In fact, it was India’s involvement—as perceived by China—in “destabilizing" Tibet that was the major factor, even greater than the boundary dispute, in creating the ground for the 1962 war. What is far less appreciated is how the boundary dispute also fed into perception of India’s designs over Tibet.

India’s insistence on Aksai Chin was particularly infuriating for Beijing as that region provided the only convenient link between China and Tibet. The occupation of Aksai Chin was important for China to exercise sovereignty over Tibet as the other two routes to Tibet—from Xining in the Qinghai province in the north and from the western part of the Sichuan basin in the east—were subject to adverse weather patterns and hostile terrain.

Moreover, the communication line in the east from Sichuan was prone to attacks from the Kham tribes in the eastern Tibet who were being supported by the US’s Central Intelligence Agency (CIA). India, China believed, was part of this support structure along with the US. And hence, the logic went, India was supposed to be seeking Chinese evacuation of Aksai Chin so that Chinese control of Tibet can be averted.

Not only is China particularly sensitive to such “interferences", but it also ensures that its adversaries are aware of the red lines. Hence, Beijing exaggerates its sensitivities in ample measure.

For instance, following India’s intervention in East Pakistan in 1971, Qiao Guanghua, the Chinese ambassador to the UN, said in his address to the Security Council on 7 December 1971: “The Indian ruling circle had some time ago forcibly coerced several tens of thousands of the inhabitants of China’s Tibet into going to India and set up a so-called government-in-exile headed by the Chinese traitor Dalai Lama. To agree that the Indian government is justified to use the so-called refugee question as a pretext for invading Pakistan is tantamount to agreeing that the Indian government will be justified to use the question of the so-called ‘Tibetan refugees’ as a pretext for invading China."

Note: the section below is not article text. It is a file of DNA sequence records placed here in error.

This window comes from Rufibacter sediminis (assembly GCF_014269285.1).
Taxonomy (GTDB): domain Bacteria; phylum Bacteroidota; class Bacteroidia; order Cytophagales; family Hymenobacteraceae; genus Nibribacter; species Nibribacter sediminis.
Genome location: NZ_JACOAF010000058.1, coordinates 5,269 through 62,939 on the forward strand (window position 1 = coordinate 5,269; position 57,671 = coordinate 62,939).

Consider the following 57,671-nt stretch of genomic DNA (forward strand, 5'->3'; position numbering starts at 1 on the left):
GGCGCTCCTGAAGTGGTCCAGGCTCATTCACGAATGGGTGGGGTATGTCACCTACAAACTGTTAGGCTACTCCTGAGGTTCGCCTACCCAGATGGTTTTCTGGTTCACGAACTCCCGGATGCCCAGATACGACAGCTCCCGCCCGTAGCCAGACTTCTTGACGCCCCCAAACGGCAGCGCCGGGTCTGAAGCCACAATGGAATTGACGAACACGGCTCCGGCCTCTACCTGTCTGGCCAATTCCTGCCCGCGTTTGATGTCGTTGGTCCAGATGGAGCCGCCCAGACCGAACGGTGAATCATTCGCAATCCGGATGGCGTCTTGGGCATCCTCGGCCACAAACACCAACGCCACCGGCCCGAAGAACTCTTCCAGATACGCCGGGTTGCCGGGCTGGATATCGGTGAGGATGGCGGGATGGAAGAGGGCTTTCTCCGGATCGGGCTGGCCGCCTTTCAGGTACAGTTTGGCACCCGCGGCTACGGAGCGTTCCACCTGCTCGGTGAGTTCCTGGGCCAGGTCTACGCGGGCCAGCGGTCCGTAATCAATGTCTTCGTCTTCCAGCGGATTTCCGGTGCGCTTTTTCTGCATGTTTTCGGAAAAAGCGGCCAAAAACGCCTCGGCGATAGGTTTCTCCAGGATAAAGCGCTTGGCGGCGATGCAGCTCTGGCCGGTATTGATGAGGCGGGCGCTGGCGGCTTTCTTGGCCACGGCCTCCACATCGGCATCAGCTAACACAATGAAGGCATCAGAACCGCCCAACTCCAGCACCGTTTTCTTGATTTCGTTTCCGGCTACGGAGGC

This reference to imagined invasion of China was entirely ridiculous and unwarranted. However, its mention in a speech to the UN Security Council exemplifies how deeply China detests any “interference" in its internal affairs. The cancellation of visa to Isa and subsequent denial to Lu and Ra is, therefore, not at all surprising. The mandarins in Beijing would have reminded the South Block of their red lines in no uncertain terms.

India cannot afford to meddle with China, especially when the disparities in the capabilities of the two nations are so wide. A defence partnership with the US—where the foundational agreements will help—is going to be useful in bridging this capabilities gap. And if what I am hearing is right, the LSA—which the Indian defence minister Manohar Parrikar and US defence secretary Ashton Carter had agreed to in their recent meeting in New Delhi—has been killed, at least for now.

The Indian policymakers have their priorities, as one can see, entirely messed up. The foundational agreements are not just more important for building India’s capabilities, but also far less likely to evoke China’s hostilities than the showmanship of granting a visa to Isa, which anyway amounted to little, with New Delhi having to back out of the game at the sign of first flutter from the Chinese.